By: Kimberly J. Kisner, Esq.
With Spring upon us, businesses look forward to showcasing their products at the highly anticipated Pittsburgh Home & Garden Show. This annual show features over 1500 vendors selling everything from air conditioning to yard sheds. Many of these companies staff their booths with their owners or employees, oftentimes their marketing and sales personnel. Some companies, however, opt to staff their display booths with independent contractors working on a flat-fee basis or on commission. While some of these independent contractors have their own businesses and serve the trade show circuit, others are hired through the company using a one or two-page independent contractor agreement. Those contracts, if challenged, will not hold up in court in the case of injury or any other calamity. Most recently, the independent contractor agreement issue came into question in a matter involving a Pennsylvania-based roofing company.
A couple who owned and operated three Pennsylvania-based roofing companies found out the hard way the difficulties that could arise with independent contractor agreements, when a Pennsylvania appellate court recently decided to uphold a verdict rendering them liable for commission not paid to a terminated marketing person. In Accurso v. Infra-Red Services, Inc., 3d Cir., No. 18-01583, the Third Circuit, in an unpublished decision, upheld an award of more than $50,000 in wages to Peter Accurso after he brought action under Pennsylvania’s Wage Payment and Collection Law. Accurso sued the companies and the owners individually, as the Wage Payment Law allows for imposition of personal liability against individual owners, a liquidated damages award of 25% of the total amount of wages owed, and an award of attorney’s fees. Although the amount of fees that Accurso’s attorneys will receive is not yet known, the fees should easily surpass the amount of the original wage claim.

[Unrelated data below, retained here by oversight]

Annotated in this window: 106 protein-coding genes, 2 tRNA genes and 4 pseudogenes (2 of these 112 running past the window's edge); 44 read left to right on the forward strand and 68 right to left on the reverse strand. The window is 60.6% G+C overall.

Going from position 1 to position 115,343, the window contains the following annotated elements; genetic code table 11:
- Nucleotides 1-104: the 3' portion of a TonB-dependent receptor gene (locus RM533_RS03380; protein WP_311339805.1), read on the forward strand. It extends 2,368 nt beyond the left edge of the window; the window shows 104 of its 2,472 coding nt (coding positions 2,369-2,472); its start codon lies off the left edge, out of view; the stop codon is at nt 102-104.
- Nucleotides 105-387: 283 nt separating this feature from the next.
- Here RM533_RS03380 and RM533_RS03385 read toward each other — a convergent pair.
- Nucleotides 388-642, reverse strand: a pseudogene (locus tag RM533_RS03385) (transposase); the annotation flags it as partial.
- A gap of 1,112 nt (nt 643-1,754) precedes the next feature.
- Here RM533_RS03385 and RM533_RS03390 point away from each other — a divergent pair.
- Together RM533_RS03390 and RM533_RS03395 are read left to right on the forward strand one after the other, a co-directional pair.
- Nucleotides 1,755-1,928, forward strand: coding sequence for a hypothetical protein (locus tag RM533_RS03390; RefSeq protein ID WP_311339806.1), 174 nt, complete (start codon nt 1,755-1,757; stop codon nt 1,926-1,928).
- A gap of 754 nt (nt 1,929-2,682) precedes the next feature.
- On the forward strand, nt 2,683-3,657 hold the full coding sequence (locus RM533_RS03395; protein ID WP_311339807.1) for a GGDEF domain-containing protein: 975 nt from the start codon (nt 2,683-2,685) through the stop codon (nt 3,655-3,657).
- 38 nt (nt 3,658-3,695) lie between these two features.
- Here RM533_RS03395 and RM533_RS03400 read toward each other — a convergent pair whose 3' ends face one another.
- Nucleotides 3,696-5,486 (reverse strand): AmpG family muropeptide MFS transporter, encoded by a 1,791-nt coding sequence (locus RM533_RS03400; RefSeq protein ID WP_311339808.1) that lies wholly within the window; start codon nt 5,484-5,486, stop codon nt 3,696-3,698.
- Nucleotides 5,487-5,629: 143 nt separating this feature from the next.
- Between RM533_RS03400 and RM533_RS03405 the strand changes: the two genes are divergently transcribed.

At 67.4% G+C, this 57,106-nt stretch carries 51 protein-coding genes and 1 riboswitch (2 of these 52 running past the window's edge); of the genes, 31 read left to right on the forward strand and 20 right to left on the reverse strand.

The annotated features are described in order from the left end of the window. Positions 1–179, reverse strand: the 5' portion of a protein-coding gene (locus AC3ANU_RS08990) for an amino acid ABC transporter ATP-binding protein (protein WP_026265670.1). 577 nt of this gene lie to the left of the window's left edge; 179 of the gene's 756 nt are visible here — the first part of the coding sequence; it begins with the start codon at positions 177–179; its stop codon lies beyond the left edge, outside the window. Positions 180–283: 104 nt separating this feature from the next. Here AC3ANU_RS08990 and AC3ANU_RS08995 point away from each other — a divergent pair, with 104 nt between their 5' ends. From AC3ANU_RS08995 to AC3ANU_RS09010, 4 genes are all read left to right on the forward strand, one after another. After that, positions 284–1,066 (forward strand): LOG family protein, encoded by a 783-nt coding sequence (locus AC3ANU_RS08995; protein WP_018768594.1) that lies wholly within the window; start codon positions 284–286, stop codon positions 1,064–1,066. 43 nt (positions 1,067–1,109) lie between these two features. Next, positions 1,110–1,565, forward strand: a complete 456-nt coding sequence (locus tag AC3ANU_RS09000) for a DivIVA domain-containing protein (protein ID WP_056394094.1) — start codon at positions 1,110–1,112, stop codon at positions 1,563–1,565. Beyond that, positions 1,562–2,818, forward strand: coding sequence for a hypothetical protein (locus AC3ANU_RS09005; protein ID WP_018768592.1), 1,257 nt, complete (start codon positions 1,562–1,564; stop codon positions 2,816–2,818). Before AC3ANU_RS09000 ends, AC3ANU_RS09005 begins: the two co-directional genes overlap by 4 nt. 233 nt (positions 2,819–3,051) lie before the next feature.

Marketing and salespeople can be employed as either independent contractors or employees. Determining which classification is best and which passes legal muster can be difficult. Independent contractors have long been a sore point for government investigators who contend that many of these workers are doing work that employees traditionally do. When businesses classify workers as independent contractors, they avoid taxes including the 6.2% of salary and wages that companies must pay for Social Security and the 1.45% they must pay for Medicare. They also avoid overtime payments to workers, the cost of workers’ compensation insurance, and payments into state unemployment compensation funds.
Ultimately, in the case at hand, the Court decided that the company and its owners exerted significant control over Peter Accurso’s work and that he should have been classified as an employee.
The Third Circuit majority found sufficient evidence to support the employee classification because Accurso was employed nearly full-time for the companies, working regular set hours, completing assigned tasks under instruction, covering assigned territories, providing regular reports, and performing tasks other than marketing such as invoicing and accounting.
Businesses, including small business owners, particularly if they engage in independent contracting and participate in shows such as the Home & Garden Show, should exercise caution when engaging a marketing or salesperson for marketing activities or when hiring casual labor for short-term projects. One call from an “independent contractor” to the Pennsylvania Department of Labor and Industry or The U.S. Department of Labor reporting a job termination or pay or injury complaint can trigger audits and the potential for liability which can bankrupt a business and, in some cases, even its owners.
If you have questions about this recent decision, or about independent contractor contracts, worker classification and status, or the Pennsylvania Wage Payment and Collection Law, please contact Kimberly J. Kisner. Kim is a Partner with Leech Tishman and a member of the firm’s Employment & Labor, Alternative Dispute Resolution, Litigation and Real Estate Practice Groups. Kim is based in Leech Tishman’s Pittsburgh office and can be reached at 412.261.1600 or via email at firstname.lastname@example.org.
Leech Tishman’s Employment & Labor Practice Group can help clients ensure compliance with complex and technical employment laws and can assist clients with defending against civil or administrative actions.
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Leech Tishman Fuscaldo & Lampl is a full-service law firm dedicated to assisting individuals, businesses, and institutions. Leech Tishman offers legal services in alternative dispute resolution, aviation & aerospace, bankruptcy & creditors’ rights, construction, corporate, employee benefits, employment, energy, environmental, estates & trusts, family law, government relations, immigration, insurance coverage & corporate risk mitigation, intellectual property, internal investigations, international legal matters, litigation, real estate, and taxation. Headquartered in Pittsburgh, PA, Leech Tishman also has offices in El Segundo, CA, Chicago, Los Angeles, New York, Sarasota and Wilmington, DE.